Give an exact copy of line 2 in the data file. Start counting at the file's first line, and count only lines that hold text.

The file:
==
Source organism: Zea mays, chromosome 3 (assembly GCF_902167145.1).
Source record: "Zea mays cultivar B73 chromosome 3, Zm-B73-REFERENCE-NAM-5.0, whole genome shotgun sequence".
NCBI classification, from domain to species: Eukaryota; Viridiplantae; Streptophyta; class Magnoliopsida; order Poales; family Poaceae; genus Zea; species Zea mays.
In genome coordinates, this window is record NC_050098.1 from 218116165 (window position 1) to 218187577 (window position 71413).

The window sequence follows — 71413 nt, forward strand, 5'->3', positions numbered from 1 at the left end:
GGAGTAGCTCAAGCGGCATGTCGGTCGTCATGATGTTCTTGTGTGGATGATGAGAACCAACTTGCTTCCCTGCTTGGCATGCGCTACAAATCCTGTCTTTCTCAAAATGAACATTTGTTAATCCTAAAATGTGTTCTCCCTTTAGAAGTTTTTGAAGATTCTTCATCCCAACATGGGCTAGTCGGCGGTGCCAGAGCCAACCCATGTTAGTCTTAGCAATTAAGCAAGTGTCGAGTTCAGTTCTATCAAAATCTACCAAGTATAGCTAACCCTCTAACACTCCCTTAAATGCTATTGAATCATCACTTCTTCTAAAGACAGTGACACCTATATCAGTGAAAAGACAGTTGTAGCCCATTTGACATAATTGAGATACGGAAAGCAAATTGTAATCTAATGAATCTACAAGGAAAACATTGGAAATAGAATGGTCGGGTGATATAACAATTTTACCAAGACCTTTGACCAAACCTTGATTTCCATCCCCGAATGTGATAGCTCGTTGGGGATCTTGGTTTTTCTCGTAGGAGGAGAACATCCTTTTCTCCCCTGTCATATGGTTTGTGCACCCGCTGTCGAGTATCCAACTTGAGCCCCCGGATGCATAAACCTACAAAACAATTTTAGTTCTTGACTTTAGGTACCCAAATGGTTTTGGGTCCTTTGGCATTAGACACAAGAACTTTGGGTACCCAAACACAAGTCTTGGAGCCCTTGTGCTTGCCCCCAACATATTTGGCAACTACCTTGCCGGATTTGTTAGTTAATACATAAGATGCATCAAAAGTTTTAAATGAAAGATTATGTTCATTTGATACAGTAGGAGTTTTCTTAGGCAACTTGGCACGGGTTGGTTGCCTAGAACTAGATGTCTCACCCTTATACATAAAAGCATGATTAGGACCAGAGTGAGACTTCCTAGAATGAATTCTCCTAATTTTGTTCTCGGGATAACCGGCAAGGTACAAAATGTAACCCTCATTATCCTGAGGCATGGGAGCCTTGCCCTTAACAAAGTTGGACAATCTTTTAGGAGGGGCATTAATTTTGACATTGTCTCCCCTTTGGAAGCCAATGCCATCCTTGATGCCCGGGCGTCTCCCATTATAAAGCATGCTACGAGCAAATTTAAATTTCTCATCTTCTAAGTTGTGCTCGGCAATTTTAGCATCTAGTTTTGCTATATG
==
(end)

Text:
Source record: "Zea mays cultivar B73 chromosome 3, Zm-B73-REFERENCE-NAM-5.0, whole genome shotgun sequence".